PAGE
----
Only one policy option has been ruled out: dissolving USAID and moving development work to the State Department. “There will be no merger,” Slaughter said. “Secretary Clinton has made clear she wants a strong AID, a well-resourced AID, [and] wants diplomacy and development well-integrated.”
Slaughter’s announcement will calms the fears of activists and development experts who worry that USAID will be swallowed up by the larger and historically crucial State Department. Indeed, at the recent USGLC-hosted event with Ms. Slaughter, Deputy Secretary of State Lew and USAID Acting Director Alonso Fulgham, several audience members voiced their concerns about losing the country’s aid organization.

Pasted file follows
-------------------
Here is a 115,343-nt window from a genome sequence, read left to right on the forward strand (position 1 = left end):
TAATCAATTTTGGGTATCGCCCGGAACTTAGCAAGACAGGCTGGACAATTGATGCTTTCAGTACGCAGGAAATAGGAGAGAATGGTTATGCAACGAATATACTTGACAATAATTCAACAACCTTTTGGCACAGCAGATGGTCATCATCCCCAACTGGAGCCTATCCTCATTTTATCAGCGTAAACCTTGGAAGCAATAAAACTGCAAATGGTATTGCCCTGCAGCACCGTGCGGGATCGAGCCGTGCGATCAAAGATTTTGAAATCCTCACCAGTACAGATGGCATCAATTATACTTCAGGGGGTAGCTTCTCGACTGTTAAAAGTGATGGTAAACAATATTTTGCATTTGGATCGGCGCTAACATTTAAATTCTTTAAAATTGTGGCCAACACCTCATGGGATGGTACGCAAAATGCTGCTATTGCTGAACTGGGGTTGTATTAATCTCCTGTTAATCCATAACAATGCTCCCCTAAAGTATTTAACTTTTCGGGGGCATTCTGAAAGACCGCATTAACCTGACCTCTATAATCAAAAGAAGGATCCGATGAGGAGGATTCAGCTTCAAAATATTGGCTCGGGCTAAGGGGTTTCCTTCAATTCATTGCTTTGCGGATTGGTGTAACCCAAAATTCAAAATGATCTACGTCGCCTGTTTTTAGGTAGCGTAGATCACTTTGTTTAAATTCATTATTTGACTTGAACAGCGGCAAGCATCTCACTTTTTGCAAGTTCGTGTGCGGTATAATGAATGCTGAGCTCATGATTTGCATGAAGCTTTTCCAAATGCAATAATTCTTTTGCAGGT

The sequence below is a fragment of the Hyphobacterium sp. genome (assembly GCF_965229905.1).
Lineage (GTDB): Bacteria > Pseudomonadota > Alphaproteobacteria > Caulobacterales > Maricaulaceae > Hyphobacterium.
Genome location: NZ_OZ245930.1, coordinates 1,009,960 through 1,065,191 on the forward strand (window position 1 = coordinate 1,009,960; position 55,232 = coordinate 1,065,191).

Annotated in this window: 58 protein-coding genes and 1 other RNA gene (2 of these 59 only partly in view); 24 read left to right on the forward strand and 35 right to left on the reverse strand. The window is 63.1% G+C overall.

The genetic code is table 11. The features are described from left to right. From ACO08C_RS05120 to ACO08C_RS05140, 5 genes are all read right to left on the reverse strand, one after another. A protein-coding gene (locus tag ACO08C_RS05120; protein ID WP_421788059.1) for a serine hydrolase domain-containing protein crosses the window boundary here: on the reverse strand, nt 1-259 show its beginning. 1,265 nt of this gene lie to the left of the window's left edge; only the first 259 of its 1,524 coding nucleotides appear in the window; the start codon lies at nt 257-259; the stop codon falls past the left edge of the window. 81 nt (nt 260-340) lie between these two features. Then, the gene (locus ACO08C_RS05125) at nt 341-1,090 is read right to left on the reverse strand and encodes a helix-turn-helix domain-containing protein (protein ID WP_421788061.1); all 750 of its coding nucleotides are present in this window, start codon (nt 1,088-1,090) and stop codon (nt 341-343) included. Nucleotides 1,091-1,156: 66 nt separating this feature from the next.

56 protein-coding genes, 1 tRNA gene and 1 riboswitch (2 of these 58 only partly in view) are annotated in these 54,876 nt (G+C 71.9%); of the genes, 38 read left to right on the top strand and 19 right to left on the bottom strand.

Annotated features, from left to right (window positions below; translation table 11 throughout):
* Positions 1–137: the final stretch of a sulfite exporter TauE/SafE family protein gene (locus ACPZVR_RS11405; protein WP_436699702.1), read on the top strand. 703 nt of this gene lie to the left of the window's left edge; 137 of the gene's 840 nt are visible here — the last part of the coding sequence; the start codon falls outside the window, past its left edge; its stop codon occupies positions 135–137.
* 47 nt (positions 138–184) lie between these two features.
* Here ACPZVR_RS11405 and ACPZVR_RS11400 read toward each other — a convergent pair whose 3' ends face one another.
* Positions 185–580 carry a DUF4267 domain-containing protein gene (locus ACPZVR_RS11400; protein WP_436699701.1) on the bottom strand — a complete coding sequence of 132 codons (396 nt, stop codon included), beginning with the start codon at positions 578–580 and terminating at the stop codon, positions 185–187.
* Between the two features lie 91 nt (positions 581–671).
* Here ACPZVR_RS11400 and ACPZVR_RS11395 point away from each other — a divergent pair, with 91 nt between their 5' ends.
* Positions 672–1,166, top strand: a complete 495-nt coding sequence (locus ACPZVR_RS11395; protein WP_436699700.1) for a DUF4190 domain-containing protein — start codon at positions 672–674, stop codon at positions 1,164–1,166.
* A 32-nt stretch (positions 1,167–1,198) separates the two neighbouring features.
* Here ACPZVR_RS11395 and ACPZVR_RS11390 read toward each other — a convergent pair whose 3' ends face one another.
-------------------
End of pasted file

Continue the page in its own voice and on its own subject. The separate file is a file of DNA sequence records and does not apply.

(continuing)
Ackerman also got Ms. Slaughter to expand upon the Quadrennial Diplomacy and Development Review (QDDR), hoping to put to rest any ideas that it will be just another well-meaning but ultimately ineffectual document on how to improve foreign aid.
“This is not an abstract planning exercise that goes into a report and sits on a shelf,” she said. “It’s a planning exercise that does connect to the budget, that’s very important, but the implications go far beyond the budget. The budget is the tool to implement what we’re going to come up with. This is really what I think secretaries of state should be doing, which is a kind of farsighted look into how the United States is going to implement its foreign policy agenda in the 21st century.”
Read the full interview here.